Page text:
A major stumbling block many beginners encounter when attempting to learn assembly language is the common use of the binary and hexadecimal numbering systems.

### Review of the Decimal System

You've been using the decimal numbering system for so long that you probably take it for granted.

In a decimal positional numbering system, each digit appearing to the left of the decimal point represents a value between 0 and 9 times an increasing power of 10

### Binary Number System

Binary numbers are what defines the core of a computer. Abit within a computer is either on or off. A bit has either electricity turned on or off.

It is important to understand that in binary, each column has a value two times the column to its right and there are only two digits in the base which happen to be 0 and 1.

In decimal, base 10, say we have the number 15 which means (1x10)+(5x1) therefore 5 is the number times 1 and 1 is that number times 10.

Binary works in a similar fashion however we are now referring to base 2 That same number in binary is 1111. To illustrate

1 | 1 | 1 | 1 |

8s | 4s | 2s | 1s |

(8x1)+(4x1)+(2x1)+(1x1)

Binary numbers are important because using them instead of the decimal system simplifies the design of computers and related technologies.

### Hexadecimal Number System

This exciting number system is called hexadecimal. The reason why we use this number system is that in x86 Assembly it is much easier to express binary number representations in hexadecimal than it is in any other numbering system.

Hexadecimal is similar to every other number system except in hexadecimal, each column has a value of 16 times the value of the column to its right. The fun part about hexadecimal is that not only do we have 0-9 we have A-F and therefore 16 different symbols.

Let's look at a simple table to see how hexadecimal compares to decimal.

Decimal | Octal | Hex | Binary |

0 | 0 | 0 | 0 |

1 | 1 | 1 | 1 |

2 | 2 | 2 | 10 |

3 | 3 | 3 | 11 |

4 | 4 | 4 | 100 |

5 | 5 | 5 | 101 |

6 | 6 | 6 | 110 |

7 | 7 | 7 | 111 |

8 | 10 | 8 | 1000 |

9 | 11 | 9 | 1001 |

10 | 12 | A | 1010 |

11 | 13 | B | 1011 |

12 | 14 | C | 1100 |

13 | 15 | D | 1101 |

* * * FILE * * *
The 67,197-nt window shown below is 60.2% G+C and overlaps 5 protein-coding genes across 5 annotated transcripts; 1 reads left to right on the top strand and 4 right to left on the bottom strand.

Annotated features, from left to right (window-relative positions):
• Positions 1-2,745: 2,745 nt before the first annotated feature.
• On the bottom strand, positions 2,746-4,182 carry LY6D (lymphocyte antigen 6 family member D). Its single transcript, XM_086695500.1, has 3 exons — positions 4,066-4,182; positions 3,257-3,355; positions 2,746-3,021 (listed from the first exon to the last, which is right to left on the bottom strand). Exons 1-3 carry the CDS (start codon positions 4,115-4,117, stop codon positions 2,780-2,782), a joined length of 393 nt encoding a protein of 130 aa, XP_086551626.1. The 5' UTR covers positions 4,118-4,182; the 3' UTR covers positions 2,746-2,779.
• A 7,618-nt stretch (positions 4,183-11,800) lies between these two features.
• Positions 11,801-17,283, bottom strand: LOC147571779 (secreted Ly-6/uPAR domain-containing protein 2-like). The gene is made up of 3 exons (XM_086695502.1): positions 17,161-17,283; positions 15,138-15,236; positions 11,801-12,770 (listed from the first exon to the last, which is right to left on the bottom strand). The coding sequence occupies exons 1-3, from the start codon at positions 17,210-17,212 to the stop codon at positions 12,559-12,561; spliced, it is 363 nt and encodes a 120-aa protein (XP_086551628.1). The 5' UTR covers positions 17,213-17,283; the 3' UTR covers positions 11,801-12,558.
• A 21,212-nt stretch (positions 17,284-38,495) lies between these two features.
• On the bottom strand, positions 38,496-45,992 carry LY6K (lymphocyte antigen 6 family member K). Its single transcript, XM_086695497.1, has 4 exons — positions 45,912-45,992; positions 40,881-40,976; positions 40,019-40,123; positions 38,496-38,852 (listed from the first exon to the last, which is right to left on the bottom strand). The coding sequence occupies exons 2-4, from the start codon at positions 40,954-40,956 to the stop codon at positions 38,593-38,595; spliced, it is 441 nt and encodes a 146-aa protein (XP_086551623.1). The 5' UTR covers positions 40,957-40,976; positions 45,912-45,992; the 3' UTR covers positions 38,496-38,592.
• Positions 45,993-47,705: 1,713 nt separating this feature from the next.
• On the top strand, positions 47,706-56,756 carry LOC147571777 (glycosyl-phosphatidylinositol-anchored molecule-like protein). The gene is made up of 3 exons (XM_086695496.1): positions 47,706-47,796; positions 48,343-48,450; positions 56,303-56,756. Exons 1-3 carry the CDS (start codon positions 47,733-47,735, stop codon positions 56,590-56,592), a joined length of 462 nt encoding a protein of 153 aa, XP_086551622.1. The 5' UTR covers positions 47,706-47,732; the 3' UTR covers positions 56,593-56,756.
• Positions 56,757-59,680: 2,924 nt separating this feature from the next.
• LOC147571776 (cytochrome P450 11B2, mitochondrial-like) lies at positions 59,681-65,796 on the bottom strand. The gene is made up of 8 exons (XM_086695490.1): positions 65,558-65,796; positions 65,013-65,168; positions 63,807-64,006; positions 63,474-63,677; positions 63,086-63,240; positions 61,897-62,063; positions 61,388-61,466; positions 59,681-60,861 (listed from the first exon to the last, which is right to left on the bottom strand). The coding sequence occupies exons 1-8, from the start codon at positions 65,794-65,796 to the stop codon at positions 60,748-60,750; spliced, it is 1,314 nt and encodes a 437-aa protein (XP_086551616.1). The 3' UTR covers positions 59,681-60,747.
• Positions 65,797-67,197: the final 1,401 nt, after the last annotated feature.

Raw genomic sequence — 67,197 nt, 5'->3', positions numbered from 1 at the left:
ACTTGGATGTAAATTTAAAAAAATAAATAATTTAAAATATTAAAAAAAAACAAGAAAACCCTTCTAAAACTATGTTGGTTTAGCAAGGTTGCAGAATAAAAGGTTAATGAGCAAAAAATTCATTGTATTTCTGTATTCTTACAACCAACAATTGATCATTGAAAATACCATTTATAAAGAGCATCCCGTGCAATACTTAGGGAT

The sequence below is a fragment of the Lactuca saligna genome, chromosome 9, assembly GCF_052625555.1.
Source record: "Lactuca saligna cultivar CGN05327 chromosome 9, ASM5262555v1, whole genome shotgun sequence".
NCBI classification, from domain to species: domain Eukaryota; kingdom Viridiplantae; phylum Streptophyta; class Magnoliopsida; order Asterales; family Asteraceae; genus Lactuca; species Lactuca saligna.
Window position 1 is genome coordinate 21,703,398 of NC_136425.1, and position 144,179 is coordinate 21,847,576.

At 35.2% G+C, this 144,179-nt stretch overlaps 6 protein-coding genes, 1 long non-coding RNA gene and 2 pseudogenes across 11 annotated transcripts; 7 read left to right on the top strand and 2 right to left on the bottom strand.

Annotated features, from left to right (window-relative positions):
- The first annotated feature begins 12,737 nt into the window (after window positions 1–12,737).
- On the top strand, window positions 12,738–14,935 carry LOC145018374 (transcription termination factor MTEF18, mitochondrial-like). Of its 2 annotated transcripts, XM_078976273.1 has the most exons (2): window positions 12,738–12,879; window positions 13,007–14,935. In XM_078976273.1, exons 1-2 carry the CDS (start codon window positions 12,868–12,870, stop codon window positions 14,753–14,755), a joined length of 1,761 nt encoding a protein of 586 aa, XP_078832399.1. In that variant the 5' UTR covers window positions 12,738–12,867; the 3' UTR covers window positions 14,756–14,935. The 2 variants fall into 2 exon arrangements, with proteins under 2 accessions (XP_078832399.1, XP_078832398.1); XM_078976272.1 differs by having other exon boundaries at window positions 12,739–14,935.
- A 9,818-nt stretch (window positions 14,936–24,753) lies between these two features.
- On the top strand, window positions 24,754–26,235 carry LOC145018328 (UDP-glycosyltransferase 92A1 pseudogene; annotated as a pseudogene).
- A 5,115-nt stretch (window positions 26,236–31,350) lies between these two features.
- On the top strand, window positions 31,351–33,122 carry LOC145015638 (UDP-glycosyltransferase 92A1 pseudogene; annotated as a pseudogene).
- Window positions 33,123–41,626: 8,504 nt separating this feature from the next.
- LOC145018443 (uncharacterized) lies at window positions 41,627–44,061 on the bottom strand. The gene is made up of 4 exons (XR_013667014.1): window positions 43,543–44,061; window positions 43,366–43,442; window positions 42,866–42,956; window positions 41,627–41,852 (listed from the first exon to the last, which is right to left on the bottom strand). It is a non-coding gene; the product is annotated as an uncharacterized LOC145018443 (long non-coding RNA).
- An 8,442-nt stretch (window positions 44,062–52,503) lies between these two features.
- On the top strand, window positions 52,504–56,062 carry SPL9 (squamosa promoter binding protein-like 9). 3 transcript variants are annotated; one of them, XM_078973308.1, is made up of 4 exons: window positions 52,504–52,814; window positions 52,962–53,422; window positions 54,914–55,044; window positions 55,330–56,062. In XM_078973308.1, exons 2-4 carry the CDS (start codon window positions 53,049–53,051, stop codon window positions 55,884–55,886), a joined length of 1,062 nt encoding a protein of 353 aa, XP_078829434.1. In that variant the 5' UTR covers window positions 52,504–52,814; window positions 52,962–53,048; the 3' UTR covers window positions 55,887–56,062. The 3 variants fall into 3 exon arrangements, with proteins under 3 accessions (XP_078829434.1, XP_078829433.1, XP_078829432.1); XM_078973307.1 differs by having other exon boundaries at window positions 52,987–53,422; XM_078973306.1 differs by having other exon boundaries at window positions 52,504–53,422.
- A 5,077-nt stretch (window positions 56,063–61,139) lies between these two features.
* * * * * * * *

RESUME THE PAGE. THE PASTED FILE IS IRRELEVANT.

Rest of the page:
14 | 16 | E | 1110 |

15 | 17 | F | 1111 |

16 | 20 | 10 | 10000 |

17 | 21 | 11 | 10001 |

18 | 22 | 12 | 10010 |

19 | 23 | 13 | 10011 |

20 | 24 | 14 | 10100 |

21 | 25 | 15 | 10101 |

22 | 26 | 16 | 10110 |

23 | 27 | 17 | 10111 |

24 | 30 | 18 | 11000 |

25 | 31 | 19 | 11001 |

26 | 32 | 1A | 11010 |

27 | 33 | 1B | 11011 |

28 | 34 | 1C | 11100 |

29 | 35 | 1D | 11101 |

30 | 36 | 1E | 11110 |

31 | 37 | 1F | 11111 |

32 | 40 | 20 | 100000 |

33 | 41 | 21 | 100001 |

... | ... | ... | ... |

Ok, I see the smoke coming out of your ears but it is ok! In decimal, everything is dealt with in the power of 10. Let's take the number 42 and examine it in decimal:

```
2 x 10^0 = 2
4 x 10^1 = 40
Remeber 10 to the 0 power is 1 and 10 to thr 1st power is 10. therefore, 2+40 =42
```

Here comes the fun stuff

If we understand that decimal is a base 10 number system, we can create a simple formula where b represents the base, In this case, b = 10

(2 *b ^ 0) + (4* b ^ 1)

(2 *10 ^ 0) + (4* 10 ^ 1) = 42

I hexadecimal, everything is dealt with in the power of 26. Therefore 42 in decimal is 2A in hexadecimal:

10 * 16 ^ 0 = 10

2 * 16 ^ 1 = 32

Keep in mind 10 decimal is equal to A hexadecimal and 2 decimal is equal to 2 hexadecimal. In our formula above when we deal with A, B, C, D, E or F we need to convert them to their decimal equivalent.

Let's take another example of F5 hexadecimal. This would be as follows:

5 x 16^0 = 5

15 x 16^1=240

5 + 240 = 245 decimal => F5 hexadecimal

It is fundamental that you understand what is going on here in order to proceed any further.

### Credits:

x86-64 Assembly Language Programming with Ubuntu by Ed Jorgensen, Ph.D. May 2022

0xinfection's reversing for everyone: https://0xinfection.github.io/reversing/